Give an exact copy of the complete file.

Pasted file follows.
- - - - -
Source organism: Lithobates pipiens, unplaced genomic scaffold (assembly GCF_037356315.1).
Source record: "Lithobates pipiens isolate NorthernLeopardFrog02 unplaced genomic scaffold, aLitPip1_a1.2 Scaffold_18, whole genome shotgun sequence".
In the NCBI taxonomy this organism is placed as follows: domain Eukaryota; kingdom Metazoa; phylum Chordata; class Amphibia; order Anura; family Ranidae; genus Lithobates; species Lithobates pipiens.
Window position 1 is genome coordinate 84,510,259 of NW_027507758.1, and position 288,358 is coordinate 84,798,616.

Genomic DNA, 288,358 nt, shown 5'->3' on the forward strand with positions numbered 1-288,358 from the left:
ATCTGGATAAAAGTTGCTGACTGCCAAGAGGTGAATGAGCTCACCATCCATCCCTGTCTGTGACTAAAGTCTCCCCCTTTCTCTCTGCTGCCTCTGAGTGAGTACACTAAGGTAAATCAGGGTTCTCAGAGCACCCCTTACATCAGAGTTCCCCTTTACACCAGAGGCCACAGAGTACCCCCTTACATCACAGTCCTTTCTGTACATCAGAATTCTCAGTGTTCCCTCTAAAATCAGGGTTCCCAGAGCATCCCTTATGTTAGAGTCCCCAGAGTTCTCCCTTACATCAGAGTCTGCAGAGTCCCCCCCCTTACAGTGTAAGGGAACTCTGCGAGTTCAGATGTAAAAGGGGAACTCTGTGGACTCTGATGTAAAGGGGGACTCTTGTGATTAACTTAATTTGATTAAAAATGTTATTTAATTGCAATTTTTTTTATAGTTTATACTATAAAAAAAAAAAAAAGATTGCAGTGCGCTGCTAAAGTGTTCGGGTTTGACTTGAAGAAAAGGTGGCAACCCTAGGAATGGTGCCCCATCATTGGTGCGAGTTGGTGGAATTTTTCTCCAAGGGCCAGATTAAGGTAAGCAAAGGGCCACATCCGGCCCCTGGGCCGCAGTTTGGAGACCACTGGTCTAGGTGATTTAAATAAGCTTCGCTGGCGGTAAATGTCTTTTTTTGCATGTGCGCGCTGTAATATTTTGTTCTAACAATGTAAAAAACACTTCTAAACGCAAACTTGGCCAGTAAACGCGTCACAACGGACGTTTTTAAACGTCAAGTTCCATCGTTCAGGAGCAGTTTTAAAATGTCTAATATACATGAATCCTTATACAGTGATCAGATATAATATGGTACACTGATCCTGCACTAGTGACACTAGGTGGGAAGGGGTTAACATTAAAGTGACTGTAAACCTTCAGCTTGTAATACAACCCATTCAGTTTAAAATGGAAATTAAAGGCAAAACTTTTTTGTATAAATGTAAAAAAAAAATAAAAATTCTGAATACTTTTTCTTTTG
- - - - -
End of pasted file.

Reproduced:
Source organism: Lithobates pipiens, unplaced genomic scaffold (assembly GCF_037356315.1).
Source record: "Lithobates pipiens isolate NorthernLeopardFrog02 unplaced genomic scaffold, aLitPip1_a1.2 Scaffold_18, whole genome shotgun sequence".
In the NCBI taxonomy this organism is placed as follows: domain Eukaryota; kingdom Metazoa; phylum Chordata; class Amphibia; order Anura; family Ranidae; genus Lithobates; species Lithobates pipiens.
Window position 1 is genome coordinate 84,510,259 of NW_027507758.1, and position 288,358 is coordinate 84,798,616.

Genomic DNA, 288,358 nt, shown 5'->3' on the forward strand with positions numbered 1-288,358 from the left:
ATCTGGATAAAAGTTGCTGACTGCCAAGAGGTGAATGAGCTCACCATCCATCCCTGTCTGTGACTAAAGTCTCCCCCTTTCTCTCTGCTGCCTCTGAGTGAGTACACTAAGGTAAATCAGGGTTCTCAGAGCACCCCTTACATCAGAGTTCCCCTTTACACCAGAGGCCACAGAGTACCCCCTTACATCACAGTCCTTTCTGTACATCAGAATTCTCAGTGTTCCCTCTAAAATCAGGGTTCCCAGAGCATCCCTTATGTTAGAGTCCCCAGAGTTCTCCCTTACATCAGAGTCTGCAGAGTCCCCCCCCTTACAGTGTAAGGGAACTCTGCGAGTTCAGATGTAAAAGGGGAACTCTGTGGACTCTGATGTAAAGGGGGACTCTTGTGATTAACTTAATTTGATTAAAAATGTTATTTAATTGCAATTTTTTTTATAGTTTATACTATAAAAAAAAAAAAAAGATTGCAGTGCGCTGCTAAAGTGTTCGGGTTTGACTTGAAGAAAAGGTGGCAACCCTAGGAATGGTGCCCCATCATTGGTGCGAGTTGGTGGAATTTTTCTCCAAGGGCCAGATTAAGGTAAGCAAAGGGCCACATCCGGCCCCTGGGCCGCAGTTTGGAGACCACTGGTCTAGGTGATTTAAATAAGCTTCGCTGGCGGTAAATGTCTTTTTTTGCATGTGCGCGCTGTAATATTTTGTTCTAACAATGTAAAAAACACTTCTAAACGCAAACTTGGCCAGTAAACGCGTCACAACGGACGTTTTTAAACGTCAAGTTCCATCGTTCAGGAGCAGTTTTAAAATGTCTAATATACATGAATCCTTATACAGTGATCAGATATAATATGGTACACTGATCCTGCACTAGTGACACTAGGTGGGAAGGGGTTAACATTAAAGTGACTGTAAACCTTCAGCTTGTAATACAACCCATTCAGTTTAAAATGGAAATTAAAGGCAAAACTTTTTTGTATAAATGTAAAAAAAAAATAAAAATTCTGAATACTTTTTCTTTTG